Table 3 Adjusted prevalence/odds ratios/relative risk ratios of unhealthy eating behaviors, underweight, and obesity by level of cooking skills among older Japanese men (n = 9203) and women (n = 10,847)

Next, we focused on men in charge of meals. Over 90% of women (n = 9618) but only 26% of men (n = 2358) were in charge of daily meals. In contrast to men not in charge of preparing meals, most men in charge of meals rated their cooking skills as high (Supplementary Table 2). Men in charge of meals tended to have low levels of education and low income and to be unmarried (e.g., widowed or divorced) (Supplementary Table 2). When the associations with unhealthy dietary behaviors and weight status were examined for men in charge of meals, the effect size increased (Table 4). Compared with men with a high level of cooking skills, men with middle- or low-level cooking skills were 4.22 (95% CI: 3.42–5.21) times more likely and 7.85 (95% CI: 6.04–10.21) times more likely, respectively, to have a lower frequency of home cooking (Table 4). Regarding eating outside the home, compared with men with a high level of cooking skills, men with a low level of cooking skills were 2.28 (95% CI: 1.36–3.82) times more likely to have a higher frequency of eating outside the home. In relation to low frequency of vegetable/fruit intake, the APR for men with a middle level of cooking skills was 1.32 (95% CI: 1.15–1.53). Furthermore, compared with men with a high level of cooking skills, men with middle or low skill levels were 1.59 (95% CI: 1.04–2.45) times more likely and 2.79 (95% CI: 1.45–5.36) times more likely, respectively, to be underweight.

Table 4 Adjusted prevalence ratios/relative risk ratios of low frequency of vegetable/fruit intake and home cooking, underweight, and obesity by cooking skills level among older Japanese men in charge of meals (n = 2370)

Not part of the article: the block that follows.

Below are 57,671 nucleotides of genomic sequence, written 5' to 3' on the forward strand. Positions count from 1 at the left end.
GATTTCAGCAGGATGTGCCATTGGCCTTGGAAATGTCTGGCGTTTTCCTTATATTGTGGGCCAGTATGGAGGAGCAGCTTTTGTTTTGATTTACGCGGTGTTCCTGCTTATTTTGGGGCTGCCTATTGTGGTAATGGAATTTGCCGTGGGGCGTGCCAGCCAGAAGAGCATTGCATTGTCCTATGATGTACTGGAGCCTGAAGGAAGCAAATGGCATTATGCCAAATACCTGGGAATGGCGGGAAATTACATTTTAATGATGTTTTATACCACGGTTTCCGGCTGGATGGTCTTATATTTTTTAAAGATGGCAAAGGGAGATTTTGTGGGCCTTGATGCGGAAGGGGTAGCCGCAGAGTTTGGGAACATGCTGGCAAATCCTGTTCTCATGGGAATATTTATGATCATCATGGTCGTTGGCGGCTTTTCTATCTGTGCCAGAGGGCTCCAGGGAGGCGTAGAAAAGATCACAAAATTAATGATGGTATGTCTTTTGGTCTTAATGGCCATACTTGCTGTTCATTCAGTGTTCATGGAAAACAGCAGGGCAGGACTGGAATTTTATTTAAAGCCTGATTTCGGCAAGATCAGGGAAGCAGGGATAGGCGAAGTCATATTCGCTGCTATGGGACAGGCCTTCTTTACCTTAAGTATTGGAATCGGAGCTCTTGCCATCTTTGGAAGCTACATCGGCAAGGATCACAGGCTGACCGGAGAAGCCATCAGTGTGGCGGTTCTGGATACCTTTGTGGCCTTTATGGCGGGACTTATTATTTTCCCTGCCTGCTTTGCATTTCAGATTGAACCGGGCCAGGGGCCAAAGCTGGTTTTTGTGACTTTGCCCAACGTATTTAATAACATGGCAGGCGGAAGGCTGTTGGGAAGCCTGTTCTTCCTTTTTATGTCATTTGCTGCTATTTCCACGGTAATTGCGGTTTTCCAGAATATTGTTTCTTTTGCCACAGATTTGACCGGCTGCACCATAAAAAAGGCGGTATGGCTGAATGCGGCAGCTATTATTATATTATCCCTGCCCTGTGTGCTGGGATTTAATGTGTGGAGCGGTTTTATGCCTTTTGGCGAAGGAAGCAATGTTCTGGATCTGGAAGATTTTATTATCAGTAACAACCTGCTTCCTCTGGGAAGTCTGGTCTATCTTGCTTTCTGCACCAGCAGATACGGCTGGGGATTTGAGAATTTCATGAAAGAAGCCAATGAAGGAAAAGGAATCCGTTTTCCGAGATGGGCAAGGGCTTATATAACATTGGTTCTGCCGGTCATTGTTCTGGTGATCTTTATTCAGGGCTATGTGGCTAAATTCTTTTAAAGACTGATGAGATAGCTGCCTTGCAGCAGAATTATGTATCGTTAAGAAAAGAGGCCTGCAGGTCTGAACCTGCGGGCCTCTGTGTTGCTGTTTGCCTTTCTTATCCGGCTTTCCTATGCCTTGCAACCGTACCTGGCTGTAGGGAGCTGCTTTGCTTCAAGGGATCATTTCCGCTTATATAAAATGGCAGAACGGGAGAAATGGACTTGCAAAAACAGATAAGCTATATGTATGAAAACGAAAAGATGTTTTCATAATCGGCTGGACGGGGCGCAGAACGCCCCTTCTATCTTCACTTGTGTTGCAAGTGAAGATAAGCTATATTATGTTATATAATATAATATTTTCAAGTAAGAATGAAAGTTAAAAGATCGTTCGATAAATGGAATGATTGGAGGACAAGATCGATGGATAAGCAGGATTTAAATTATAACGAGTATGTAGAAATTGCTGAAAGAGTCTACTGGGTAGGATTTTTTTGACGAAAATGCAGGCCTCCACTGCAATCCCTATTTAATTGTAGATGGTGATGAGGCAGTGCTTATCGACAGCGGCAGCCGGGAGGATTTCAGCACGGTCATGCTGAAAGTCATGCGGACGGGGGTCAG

Discussion

To the best of our knowledge, this is the first study to examine the associations of cooking skills with unhealthy dietary behaviors and weight status by gender and meal preparer status among older adults. Using an adapted version of an existing cooking scale for use in Japanese populations, we confirmed that women had higher levels of cooking skills than did men and that the associations of cooking skills with dietary behaviors and weight status differed by gender. For both men and women, a low or middle/low level of cooking skills was associated with a low frequency of home cooking. Having low- or middle/low-level cooking skills was found to be significantly associated with high frequency of eating outside the home and with being underweight for men but not for women. The association between low or middle/low level of cooking skills and low frequency of vegetable/fruit intake was found for both men and women, but among men there was no dose–response relationship. The associations of low level of cooking skills with unhealthy dietary behaviors and underweight status were especially pronounced among men in charge of meals. Cooking skills were unassociated with obesity among both women and men.